The 2018 Emmys ceremony was, without a doubt, the perfect platform on which to showcase some of Saturday Night Live’s biggest and brightest talents. The fact that “Weekend Update” co-hosts Colin Jost and Michael Che were helming the evening set the tone, of course, but what was perhaps even more memorable and impressive was the long list of former and current female cast members who dominated the awards show as nominees, presenters and more.
SNL alums Maya Rudolph and Tina Fey rubbed shoulders with current stars Aidy Bryant, Kate McKinnon and Leslie Jones, inadvertently stealing some of the Emmys’ best moments. And the opening skit kicked off with McKinnon and Kenan Thompson in a much-talked-about musical number, “We Solved It,” a sly, tongue-in-cheek nod to the industry’s self-congratulatory approach to diversity. (Rudolph and her Forever costar Fred Armisen also appeared in segments to reluctantly dole out small nuggets of Emmys history, proving that the actress is once again primed to host an awards show.)
Among Saturday Night Live’s 21 nominations this year were Bryant, McKinnon and Jones all up for Outstanding Supporting Actress in a Comedy Series. “It’s just comedy, baby,” Jones said of the noms. “Good energy coming through. We’re vibing together.”
Meanwhile, their predecessors Molly Shannon, Fey and Rudolph were all up for Outstanding Guest Actress in a Comedy Series for their special appearances on TV this past season. (Tiffany Haddish ended up taking home the award for hosting SNL.) In a very real way, the recognition of their talents and success — both on the hit NBC sketch comedy series, set to kick off its 44th season on Saturday, Sept. 29, and in their other creative endeavors that expand across film, TV and the stage — signals a golden age for the women of SNL.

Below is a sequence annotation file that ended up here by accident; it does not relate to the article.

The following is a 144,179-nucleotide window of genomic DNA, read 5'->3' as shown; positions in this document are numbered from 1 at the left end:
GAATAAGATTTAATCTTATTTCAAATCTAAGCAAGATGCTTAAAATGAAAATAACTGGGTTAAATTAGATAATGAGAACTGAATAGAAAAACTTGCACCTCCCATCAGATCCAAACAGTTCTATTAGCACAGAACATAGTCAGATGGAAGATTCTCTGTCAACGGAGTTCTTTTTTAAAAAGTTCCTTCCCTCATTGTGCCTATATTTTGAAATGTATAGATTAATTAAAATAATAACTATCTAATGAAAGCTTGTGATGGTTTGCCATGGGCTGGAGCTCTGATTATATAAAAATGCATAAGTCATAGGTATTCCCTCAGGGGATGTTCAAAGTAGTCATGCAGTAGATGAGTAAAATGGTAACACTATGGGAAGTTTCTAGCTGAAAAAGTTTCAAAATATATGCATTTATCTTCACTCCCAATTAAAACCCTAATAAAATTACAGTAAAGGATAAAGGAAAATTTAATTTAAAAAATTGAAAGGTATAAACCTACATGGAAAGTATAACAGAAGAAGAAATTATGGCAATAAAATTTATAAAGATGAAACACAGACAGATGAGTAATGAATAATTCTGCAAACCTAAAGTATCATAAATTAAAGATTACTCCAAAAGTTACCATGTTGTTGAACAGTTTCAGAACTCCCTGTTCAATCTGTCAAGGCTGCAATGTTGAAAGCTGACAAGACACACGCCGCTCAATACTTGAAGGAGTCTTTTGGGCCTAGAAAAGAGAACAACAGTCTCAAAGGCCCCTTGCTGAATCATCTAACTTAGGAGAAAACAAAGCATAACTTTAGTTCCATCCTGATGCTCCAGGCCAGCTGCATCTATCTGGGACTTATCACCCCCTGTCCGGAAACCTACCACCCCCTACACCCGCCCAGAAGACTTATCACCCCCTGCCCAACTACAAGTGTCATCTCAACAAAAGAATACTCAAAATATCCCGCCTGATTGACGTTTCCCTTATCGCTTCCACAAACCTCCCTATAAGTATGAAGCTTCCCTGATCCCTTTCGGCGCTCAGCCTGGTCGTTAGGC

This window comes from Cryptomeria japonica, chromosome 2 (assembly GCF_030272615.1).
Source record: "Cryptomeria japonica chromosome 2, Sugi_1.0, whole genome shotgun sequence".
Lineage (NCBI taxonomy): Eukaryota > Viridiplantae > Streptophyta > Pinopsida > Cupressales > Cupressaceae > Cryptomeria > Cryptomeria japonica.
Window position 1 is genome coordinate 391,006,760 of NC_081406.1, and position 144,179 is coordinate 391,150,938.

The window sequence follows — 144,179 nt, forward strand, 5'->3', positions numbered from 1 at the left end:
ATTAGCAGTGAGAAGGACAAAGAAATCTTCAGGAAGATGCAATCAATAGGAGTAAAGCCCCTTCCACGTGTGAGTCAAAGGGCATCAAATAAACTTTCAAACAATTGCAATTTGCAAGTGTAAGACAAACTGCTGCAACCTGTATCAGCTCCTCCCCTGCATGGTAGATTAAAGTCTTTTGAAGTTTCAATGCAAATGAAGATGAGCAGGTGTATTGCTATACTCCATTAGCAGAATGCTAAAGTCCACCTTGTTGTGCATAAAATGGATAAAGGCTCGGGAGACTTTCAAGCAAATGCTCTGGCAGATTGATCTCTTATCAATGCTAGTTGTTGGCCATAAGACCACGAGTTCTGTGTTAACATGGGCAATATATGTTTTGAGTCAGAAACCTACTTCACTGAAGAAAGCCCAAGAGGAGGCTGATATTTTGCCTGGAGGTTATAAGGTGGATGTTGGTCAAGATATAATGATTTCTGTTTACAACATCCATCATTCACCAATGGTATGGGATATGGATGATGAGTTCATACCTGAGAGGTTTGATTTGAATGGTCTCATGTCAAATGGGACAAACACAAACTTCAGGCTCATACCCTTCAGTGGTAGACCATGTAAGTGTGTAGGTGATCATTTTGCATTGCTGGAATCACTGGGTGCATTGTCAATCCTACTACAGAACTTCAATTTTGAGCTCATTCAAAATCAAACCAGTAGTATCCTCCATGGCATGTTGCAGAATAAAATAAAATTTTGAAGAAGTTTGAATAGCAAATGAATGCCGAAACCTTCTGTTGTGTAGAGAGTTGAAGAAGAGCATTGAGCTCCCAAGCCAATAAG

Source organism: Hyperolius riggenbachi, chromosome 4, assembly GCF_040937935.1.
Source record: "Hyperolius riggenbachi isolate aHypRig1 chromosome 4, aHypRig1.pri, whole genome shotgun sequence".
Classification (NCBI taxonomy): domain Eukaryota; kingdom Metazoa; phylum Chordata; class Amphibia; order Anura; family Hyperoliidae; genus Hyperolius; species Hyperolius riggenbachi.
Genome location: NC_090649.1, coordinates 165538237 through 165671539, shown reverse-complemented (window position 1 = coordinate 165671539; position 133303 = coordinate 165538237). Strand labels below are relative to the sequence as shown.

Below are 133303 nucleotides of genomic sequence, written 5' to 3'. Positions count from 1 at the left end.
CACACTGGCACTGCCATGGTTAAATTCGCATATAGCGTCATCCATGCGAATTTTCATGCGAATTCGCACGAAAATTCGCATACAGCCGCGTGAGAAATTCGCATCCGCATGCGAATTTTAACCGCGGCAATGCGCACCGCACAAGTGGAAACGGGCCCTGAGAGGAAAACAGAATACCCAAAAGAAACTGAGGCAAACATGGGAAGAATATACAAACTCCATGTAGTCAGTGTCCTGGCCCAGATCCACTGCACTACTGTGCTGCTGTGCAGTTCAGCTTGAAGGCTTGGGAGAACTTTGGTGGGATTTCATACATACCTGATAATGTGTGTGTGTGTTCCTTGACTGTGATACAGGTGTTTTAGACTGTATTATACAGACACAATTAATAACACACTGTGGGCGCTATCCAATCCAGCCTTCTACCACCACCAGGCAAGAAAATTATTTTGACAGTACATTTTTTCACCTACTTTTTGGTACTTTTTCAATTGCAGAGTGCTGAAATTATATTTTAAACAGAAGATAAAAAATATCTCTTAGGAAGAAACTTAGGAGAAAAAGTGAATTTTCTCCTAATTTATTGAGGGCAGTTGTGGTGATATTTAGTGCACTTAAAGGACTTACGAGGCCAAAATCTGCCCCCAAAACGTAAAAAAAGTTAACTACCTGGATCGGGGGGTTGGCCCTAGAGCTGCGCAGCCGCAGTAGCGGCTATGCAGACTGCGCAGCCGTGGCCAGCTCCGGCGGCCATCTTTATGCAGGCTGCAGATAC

“I noticed this year, it’s a lot of SNL alums and so many amazing women,” Shannon told Variety in August, adding to ET: “To be nominated opposite those powerhouse ladies is such an honor for me.” When reflecting on SNL and the Emmy success for many of its alumni, Shannon told Variety, “It’s a really great training ground for performing and writing, so it doesn’t surprise me people get recognized and then go on to continue great work.”
Shannon herself is coming off her “year of death and divorce,” earning critical acclaim for her roles in former SNL head writer Chris Kelly’s film Other People and on HBO’s Divorce opposite Sarah Jessica Parker 17 years after the sketch comedy juggernaut catapulted her into the upper echelons of comedy. Shannon has since reprised her standout roles as Gail on the Wet Hot American Summer series, commentator Tish Cattigan during the royal wedding and Val on Will & Grace, the role that earned her a 2018 Emmy nomination.
Also experiencing a much-deserved career renaissance is Rudolph, who was nominated for a 2018 Emmy for her guest role on The Good Place season two, earned praise as one of the voice stars of the Netflix animated series Big Mouth and has a starring role on Amazon Prime’s Forever, a suburban sitcom that’s anything but, which debuted to positive reviews in September.
Forever, notably, marks a lead-actress breakthrough for Rudolph, who has previously had success in ensemble casts, including Bridesmaids, Life of the Party and Sisters. “There’s that thing of like, ‘She could read the phone book and it’d be funny!’” Fey said of Rudolph in a recent New York Times profile. “But she really could. And it’s not like she’s trying to act funny. A lot of times, actors think, Oh, and then you like kind of act funny — that’s usually a disaster. It’s just, she is so inherently — she’ll make a specific choice to be some strange person that lives in her imagination, and it will just come out funny.”
Fey — who is perhaps the most successful female SNL alum thanks to 30 Rock and films Baby Mama and Sisters — has been busy behind the scenes, most recently creating, writing and producing Unbreakable Kimmy Schmidt, which will end with the second half of season four in 2019, and the Tony-nominated musical adaptation of Mean Girls on Broadway.